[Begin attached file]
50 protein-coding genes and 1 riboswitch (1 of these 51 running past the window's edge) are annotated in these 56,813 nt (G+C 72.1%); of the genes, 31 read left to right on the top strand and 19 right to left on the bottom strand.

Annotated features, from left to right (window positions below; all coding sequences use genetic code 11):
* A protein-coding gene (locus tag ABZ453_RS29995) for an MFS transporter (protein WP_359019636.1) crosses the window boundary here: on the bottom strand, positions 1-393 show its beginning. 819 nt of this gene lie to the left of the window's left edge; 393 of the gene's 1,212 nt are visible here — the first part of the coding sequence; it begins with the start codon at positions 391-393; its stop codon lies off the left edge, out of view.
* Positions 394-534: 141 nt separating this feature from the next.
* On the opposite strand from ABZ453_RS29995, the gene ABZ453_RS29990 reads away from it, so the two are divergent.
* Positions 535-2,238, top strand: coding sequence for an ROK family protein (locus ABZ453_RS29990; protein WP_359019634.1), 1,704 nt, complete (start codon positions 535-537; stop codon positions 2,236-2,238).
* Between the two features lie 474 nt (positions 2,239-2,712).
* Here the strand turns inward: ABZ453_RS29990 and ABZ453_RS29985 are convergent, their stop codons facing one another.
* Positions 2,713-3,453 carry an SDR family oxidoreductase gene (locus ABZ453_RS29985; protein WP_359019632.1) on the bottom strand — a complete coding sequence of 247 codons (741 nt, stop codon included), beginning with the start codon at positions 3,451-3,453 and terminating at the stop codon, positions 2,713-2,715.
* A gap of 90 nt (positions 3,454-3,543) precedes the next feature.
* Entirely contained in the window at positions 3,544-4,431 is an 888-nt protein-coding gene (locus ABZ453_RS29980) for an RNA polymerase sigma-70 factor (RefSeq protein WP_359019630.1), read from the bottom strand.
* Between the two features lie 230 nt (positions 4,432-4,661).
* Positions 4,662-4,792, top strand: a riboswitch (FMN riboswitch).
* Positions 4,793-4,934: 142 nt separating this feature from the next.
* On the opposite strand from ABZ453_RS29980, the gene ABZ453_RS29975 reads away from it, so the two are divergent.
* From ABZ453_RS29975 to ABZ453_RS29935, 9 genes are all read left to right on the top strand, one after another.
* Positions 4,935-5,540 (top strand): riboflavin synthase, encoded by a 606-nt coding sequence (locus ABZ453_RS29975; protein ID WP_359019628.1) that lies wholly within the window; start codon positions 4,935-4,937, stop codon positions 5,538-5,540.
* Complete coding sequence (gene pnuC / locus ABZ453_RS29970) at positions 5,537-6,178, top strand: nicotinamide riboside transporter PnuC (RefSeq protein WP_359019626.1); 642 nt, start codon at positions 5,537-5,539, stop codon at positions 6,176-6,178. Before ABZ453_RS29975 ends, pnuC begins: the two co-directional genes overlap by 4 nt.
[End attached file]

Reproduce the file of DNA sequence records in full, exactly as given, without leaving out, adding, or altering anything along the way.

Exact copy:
50 protein-coding genes and 1 riboswitch (1 of these 51 running past the window's edge) are annotated in these 56,813 nt (G+C 72.1%); of the genes, 31 read left to right on the top strand and 19 right to left on the bottom strand.

Annotated features, from left to right (window positions below; all coding sequences use genetic code 11):
* A protein-coding gene (locus tag ABZ453_RS29995) for an MFS transporter (protein WP_359019636.1) crosses the window boundary here: on the bottom strand, positions 1-393 show its beginning. 819 nt of this gene lie to the left of the window's left edge; 393 of the gene's 1,212 nt are visible here — the first part of the coding sequence; it begins with the start codon at positions 391-393; its stop codon lies off the left edge, out of view.
* Positions 394-534: 141 nt separating this feature from the next.
* On the opposite strand from ABZ453_RS29995, the gene ABZ453_RS29990 reads away from it, so the two are divergent.
* Positions 535-2,238, top strand: coding sequence for an ROK family protein (locus ABZ453_RS29990; protein WP_359019634.1), 1,704 nt, complete (start codon positions 535-537; stop codon positions 2,236-2,238).
* Between the two features lie 474 nt (positions 2,239-2,712).
* Here the strand turns inward: ABZ453_RS29990 and ABZ453_RS29985 are convergent, their stop codons facing one another.
* Positions 2,713-3,453 carry an SDR family oxidoreductase gene (locus ABZ453_RS29985; protein WP_359019632.1) on the bottom strand — a complete coding sequence of 247 codons (741 nt, stop codon included), beginning with the start codon at positions 3,451-3,453 and terminating at the stop codon, positions 2,713-2,715.
* A gap of 90 nt (positions 3,454-3,543) precedes the next feature.
* Entirely contained in the window at positions 3,544-4,431 is an 888-nt protein-coding gene (locus ABZ453_RS29980) for an RNA polymerase sigma-70 factor (RefSeq protein WP_359019630.1), read from the bottom strand.
* Between the two features lie 230 nt (positions 4,432-4,661).
* Positions 4,662-4,792, top strand: a riboswitch (FMN riboswitch).
* Positions 4,793-4,934: 142 nt separating this feature from the next.
* On the opposite strand from ABZ453_RS29980, the gene ABZ453_RS29975 reads away from it, so the two are divergent.
* From ABZ453_RS29975 to ABZ453_RS29935, 9 genes are all read left to right on the top strand, one after another.
* Positions 4,935-5,540 (top strand): riboflavin synthase, encoded by a 606-nt coding sequence (locus ABZ453_RS29975; protein ID WP_359019628.1) that lies wholly within the window; start codon positions 4,935-4,937, stop codon positions 5,538-5,540.
* Complete coding sequence (gene pnuC / locus ABZ453_RS29970) at positions 5,537-6,178, top strand: nicotinamide riboside transporter PnuC (RefSeq protein WP_359019626.1); 642 nt, start codon at positions 5,537-5,539, stop codon at positions 6,176-6,178. Before ABZ453_RS29975 ends, pnuC begins: the two co-directional genes overlap by 4 nt.